14 December 2011
Breaking the Code
"by Hugh Whitemore at the new Theatre at the Old Fire Station."
By: Julia Gasper.
I was delighted to see the new Theatre open at the Old Fire Station on Tuesday evening. The old one, shabby though
it was, had seen many a fascinating and rewarding dramatic production. The building now has been refurbished as a
result of the government’s Places of Change Programme and houses the Crisis Skylight Centre as well as the new
theatre. Everything is bright, colourful and cheerful, and with the Christmas trees and decorations sparkling, it
gave us a warm welcome.
Breaking the Code is the play chosen by the Oxford Theatre Guild to launch the new theatre and it is well up to
their usual high standards of production. Based on the book by Andrew Hodges, “Alan Turing: the Enigma,” the play
tells the life story of this shy and stammering mathematician who played such an important part in World War II.
Turing was among the team at Bletchley Park who broke the German Enigma code, in which all the enemy messages were
sent. Yet despite getting the OBE, he was later subjected to a humiliating prosecution for his homosexual
behaviour, and his death a few years later was probably suicide.
It may be that the play slightly exaggerates Turing’s role in breaking the code. Actually a team of Polish
decrypters had been working on the project for seven years before the war and their groundwork was crucial. Then
there was a lucky break in 1941, when a British destroyer, the HMS Bulldog, captured an enigma encoding machine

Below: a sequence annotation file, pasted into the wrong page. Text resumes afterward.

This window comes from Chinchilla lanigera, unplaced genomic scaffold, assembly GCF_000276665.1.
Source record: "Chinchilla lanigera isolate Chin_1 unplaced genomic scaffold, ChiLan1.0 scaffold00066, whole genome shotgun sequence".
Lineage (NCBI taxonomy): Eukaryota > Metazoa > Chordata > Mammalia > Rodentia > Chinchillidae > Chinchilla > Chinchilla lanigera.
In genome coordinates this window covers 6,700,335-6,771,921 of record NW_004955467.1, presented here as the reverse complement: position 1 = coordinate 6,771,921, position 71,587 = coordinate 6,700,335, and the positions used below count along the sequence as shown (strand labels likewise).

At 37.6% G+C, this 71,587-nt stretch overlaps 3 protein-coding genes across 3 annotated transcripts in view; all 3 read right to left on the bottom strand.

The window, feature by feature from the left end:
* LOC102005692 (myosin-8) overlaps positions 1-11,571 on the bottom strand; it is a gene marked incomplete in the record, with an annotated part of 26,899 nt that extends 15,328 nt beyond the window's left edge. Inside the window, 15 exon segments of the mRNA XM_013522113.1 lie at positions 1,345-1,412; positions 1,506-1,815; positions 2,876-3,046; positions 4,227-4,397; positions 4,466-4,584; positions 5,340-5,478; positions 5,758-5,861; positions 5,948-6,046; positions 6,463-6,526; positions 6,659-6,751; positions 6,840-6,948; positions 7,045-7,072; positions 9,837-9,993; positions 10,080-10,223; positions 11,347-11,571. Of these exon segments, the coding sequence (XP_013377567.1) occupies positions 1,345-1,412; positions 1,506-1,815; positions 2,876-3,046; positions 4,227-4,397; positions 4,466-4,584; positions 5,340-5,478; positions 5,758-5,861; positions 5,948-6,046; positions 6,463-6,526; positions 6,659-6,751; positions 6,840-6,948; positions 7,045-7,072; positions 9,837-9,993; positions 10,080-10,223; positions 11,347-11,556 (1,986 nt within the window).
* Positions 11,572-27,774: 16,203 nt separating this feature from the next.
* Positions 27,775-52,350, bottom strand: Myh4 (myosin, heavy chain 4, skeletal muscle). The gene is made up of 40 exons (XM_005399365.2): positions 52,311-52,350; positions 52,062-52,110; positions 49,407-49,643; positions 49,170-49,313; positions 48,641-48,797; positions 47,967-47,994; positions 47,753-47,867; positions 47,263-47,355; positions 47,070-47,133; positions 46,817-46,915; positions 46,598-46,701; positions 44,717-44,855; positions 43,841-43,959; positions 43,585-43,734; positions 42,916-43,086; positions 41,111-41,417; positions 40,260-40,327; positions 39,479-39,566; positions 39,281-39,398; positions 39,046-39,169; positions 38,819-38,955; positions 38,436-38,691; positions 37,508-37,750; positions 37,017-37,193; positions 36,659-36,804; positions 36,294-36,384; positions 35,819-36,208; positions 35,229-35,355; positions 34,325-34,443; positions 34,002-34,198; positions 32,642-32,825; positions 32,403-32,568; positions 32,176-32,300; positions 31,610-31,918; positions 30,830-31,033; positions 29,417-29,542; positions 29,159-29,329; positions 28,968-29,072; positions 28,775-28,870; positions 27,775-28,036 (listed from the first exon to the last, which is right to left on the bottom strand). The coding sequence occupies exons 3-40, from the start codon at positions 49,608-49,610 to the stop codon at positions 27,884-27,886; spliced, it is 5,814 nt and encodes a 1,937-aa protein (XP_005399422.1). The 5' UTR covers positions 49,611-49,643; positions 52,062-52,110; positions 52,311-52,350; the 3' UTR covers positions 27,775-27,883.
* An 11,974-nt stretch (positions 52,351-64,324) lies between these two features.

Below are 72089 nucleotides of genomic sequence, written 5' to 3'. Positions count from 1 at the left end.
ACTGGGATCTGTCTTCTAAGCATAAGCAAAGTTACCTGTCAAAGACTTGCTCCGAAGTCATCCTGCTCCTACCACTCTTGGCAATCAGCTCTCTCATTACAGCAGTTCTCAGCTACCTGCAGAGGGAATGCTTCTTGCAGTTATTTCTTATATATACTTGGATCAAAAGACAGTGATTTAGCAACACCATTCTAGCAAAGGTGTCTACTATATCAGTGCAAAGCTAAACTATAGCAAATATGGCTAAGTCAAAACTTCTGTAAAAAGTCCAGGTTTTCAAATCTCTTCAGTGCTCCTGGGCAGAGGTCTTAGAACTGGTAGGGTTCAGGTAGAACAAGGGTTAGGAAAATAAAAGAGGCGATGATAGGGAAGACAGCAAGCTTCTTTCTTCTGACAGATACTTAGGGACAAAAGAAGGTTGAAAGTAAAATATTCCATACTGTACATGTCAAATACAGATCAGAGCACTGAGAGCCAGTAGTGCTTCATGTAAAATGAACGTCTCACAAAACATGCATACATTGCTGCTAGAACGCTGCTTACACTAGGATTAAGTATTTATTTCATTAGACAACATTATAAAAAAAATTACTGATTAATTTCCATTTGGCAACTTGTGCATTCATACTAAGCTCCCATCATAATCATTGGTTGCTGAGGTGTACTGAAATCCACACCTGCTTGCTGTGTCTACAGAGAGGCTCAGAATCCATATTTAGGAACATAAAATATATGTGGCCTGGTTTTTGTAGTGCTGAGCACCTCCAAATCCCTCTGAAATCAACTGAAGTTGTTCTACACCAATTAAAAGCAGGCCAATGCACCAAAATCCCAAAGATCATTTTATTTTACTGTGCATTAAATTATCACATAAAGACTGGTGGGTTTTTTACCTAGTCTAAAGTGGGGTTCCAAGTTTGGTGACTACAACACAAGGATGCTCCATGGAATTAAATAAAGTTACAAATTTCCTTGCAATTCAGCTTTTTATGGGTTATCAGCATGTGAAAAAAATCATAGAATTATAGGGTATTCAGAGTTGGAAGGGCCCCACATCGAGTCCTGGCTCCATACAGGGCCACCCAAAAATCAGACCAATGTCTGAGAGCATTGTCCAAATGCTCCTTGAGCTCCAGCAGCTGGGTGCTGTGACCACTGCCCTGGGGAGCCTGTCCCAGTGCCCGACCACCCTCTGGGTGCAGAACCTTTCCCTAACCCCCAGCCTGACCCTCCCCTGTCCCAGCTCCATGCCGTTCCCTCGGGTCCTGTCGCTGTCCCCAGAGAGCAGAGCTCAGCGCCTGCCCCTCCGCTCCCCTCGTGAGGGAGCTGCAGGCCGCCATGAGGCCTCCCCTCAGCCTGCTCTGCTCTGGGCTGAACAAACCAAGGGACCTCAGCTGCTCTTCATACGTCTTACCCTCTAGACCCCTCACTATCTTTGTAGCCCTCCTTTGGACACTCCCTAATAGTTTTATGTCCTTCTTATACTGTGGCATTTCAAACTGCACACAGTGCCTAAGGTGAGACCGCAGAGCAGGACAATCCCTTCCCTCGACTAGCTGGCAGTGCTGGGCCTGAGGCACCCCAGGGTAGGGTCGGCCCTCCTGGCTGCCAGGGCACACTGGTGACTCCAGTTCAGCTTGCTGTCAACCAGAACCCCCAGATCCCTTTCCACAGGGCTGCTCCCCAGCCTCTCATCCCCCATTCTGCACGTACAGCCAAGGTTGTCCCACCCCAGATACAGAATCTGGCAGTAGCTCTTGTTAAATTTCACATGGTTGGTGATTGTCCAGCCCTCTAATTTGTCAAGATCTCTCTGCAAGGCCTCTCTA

from a German U-boat before sinking it. The acquisition was kept top secret. Finally, the Germans did make some
mistakes: one was that on Hitler’s birthday all officers sent him messages of greeting and as they all ended “Heil,
Hitler!” this provided another useful clue for the Bletchley team. So Turing was one of a team, but nevertheless he
was an invaluable asset and his later work made a substantial contribution to the development of the modern
computer. The play has a streak of really dry humour. It also shows the pathos of Turing’s lonely lifestyle,
picking up youths in pubs and then finding they have rifled his wallet before leaving. We wince as a policeman
questions him about all the details of this encounter. To us now it seems that the “gross indecency” is in having
to tell a third person exactly what happened.
Joseph Kennaway’s performance in the demanding role of Turing is an impressive one, and the others who stood out
were Wayne Brown as Ron and Tim Eyres as Knox, the Bletchley boss. Kevin Elliot, the director, is to be
congratulated on this production and I look forward to many more now that this venue has risen from the ashes. I
think that the people who campaigned, forty years ago, to save the Old Fire Station as a community arts centre,
would be pleased and happy to see it now.